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Driving Financial Wellness with Data

From choosing a restaurant to finding that next vacation destination, data plays a significant role in everyday decision making. The same should hold true when it comes to daily finances. To better understand whether data is being used to improve financial wellbeing, we surveyed 1,500 consumers on their various financial habits. Respondents were evenly distributed across age groups, gender, education and income.

Just 38% of participants with a graduate degree and 21% of those with a high school degree use their financial data. Meanwhile, less than half of all consumers making more than $150,000 use most of their financial data to make better decisions. For those making less than $15,000, that number drops to 17%.

It’s time for consumers across all education and income levels to harness the power of their financial data. FinTechs and financial services organizations need to explore what’s keeping consumers from making the most of their financial data, as well as the benefits they stand to gain from using such data to inform financial decisions.

What’s standing in the way?

Consumers aren’t shy about opening new financial accounts. In fact, one-third have more than six different accounts. Although that paves the way for plenty of financial flexibility, it also tends to complicate things for consumers interested in monitoring their financial data. Less than 40% of consumers feel they always have sufficient knowledge of their credit history and financial information.

Financial services leaders can look for opportunities to ease the burden associated with leveraging data across several different accounts. Consumers who have greater insight into their financial information — regardless of where it may live — will be better positioned to take advantage of such data moving forward.

In addition to the trouble of tracking financial data stored in multiple accounts, yet another issue that could potentially prevent consumers from capitalizing on their information is a lack of transparency that builds trust. For the most part, consumers aren’t opposed to sharing their data with apps and services outside of their core banking institution. In fact, nearly 60% of those making between $50,000 and $75,000 — which encompasses the U.S. median income — rank themselves at a five or above on a 10-point “trust” scale of third-party apps or services. And as income rises, so does trust: Among those making more than $150,000, 77% rank themselves a five or above.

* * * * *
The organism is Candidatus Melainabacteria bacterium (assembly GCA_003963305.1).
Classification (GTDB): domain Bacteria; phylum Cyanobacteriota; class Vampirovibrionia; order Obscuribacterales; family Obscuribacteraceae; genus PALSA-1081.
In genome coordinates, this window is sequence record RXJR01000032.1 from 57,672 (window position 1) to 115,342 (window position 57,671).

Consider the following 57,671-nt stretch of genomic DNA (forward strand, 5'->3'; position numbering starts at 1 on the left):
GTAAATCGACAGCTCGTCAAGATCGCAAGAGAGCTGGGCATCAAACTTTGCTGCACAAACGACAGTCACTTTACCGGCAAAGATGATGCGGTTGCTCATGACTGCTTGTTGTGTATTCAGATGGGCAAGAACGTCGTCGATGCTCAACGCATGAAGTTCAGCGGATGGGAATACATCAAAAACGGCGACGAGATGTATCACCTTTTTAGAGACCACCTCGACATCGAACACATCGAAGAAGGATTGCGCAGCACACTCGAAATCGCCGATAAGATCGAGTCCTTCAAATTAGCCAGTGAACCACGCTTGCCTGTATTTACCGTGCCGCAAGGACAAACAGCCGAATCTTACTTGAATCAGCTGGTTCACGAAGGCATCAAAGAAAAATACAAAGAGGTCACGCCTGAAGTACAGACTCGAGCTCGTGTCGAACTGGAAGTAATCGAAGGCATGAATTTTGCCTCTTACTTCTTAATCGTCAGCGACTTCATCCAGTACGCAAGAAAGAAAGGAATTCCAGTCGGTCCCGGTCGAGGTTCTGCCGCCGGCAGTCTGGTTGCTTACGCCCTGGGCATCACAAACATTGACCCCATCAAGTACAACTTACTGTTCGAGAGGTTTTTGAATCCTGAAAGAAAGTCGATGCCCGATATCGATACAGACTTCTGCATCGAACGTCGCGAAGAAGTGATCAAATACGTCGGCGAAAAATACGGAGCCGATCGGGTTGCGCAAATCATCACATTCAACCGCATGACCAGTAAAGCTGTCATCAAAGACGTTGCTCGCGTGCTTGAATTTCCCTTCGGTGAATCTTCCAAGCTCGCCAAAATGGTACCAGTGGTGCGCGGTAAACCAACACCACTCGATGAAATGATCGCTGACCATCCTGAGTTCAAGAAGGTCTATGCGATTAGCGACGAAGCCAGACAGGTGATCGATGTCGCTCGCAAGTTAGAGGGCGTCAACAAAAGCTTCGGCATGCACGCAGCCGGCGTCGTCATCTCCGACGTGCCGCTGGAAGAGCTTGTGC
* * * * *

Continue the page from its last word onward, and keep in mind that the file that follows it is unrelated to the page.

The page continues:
FinTechs and financial services companies can provide further assurances to consumers by being upfront about how data is protected while also ensuring consumers retain control over how their data is shared. The more transparency there is about how data is being protected and ultimately used, the better chance consumers will continue to share their financial information.

Opening up opportunities

Regardless of their age or level of education, consumers dedicate a higher percentage of their income toward loans than credit cards, investments, emergency funds or big purchases. The reason? Loans serve as the lifeblood of modern society. Capable of opening up opportunities that might not otherwise exist, loans help move consumers one step closer toward achieving their financial dreams.

While most consumers can qualify for loans without issue, those with lower income and/or education levels are more likely to be bogged down by an insufficient or nonexistent credit history. Around half of all consumers making less than $30,000 have been unwilling or hesitant to apply for a loan or undergo a credit check due to concerns about an unfavorable credit score or poor credit history. The same applies to more than half of all consumers with less than a high school degree.

In cases such as these, expanded financial data can make a difference. Instead of missing out on loans that can turn a dream of buying a home or car into reality, consumers should be able to share data as a part of their credit score — such as cell phone or utility bills. 

The idea of distributing expanded financial data to make up for a less lengthy credit history isn’t all that foreign to millennials. In fact, 25 to 34 year olds are twice as likely as 55 to 64 year olds to share financial information. Providing consumers with the opportunity to shed light on their financial well being through expanded financial data ensures those on the cusp of qualifying for a loan aren’t left on the outside looking in.

Far too many consumers aren’t accustomed to leveraging their financial data. FinTechs and financial services organizations have an incredible opportunity to empower consumers with increased control over and utilization of their data to improve financial decisioning and understanding. 

One great example is the partnership of Experian, FICO and Finicity. Together with the two leaders in analytics-based credit decisioning, Finicity is working to ensure consumers maximize the potential of their financial information with opt-in programs including Experian Boost® and the UltraFICO® Score to shed light on their financial health.

The value of data-driven decisioning has never been a debate. How to unleash that data and deliver unrealized promise is the challenge for the industry. Doing so will usher in an era of increased inclusion and improved financial well being.